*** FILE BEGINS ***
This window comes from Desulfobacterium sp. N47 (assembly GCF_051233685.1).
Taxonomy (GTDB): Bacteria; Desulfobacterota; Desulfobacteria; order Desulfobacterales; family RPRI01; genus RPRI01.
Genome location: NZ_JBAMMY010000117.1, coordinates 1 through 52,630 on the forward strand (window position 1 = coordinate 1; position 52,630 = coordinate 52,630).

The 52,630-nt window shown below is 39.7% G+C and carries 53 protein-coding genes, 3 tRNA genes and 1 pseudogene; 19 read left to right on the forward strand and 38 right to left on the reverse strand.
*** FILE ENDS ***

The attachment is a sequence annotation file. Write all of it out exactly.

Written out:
This window comes from Desulfobacterium sp. N47 (assembly GCF_051233685.1).
Taxonomy (GTDB): Bacteria; Desulfobacterota; Desulfobacteria; order Desulfobacterales; family RPRI01; genus RPRI01.
Genome location: NZ_JBAMMY010000117.1, coordinates 1 through 52,630 on the forward strand (window position 1 = coordinate 1; position 52,630 = coordinate 52,630).

The 52,630-nt window shown below is 39.7% G+C and carries 53 protein-coding genes, 3 tRNA genes and 1 pseudogene; 19 read left to right on the forward strand and 38 right to left on the reverse strand.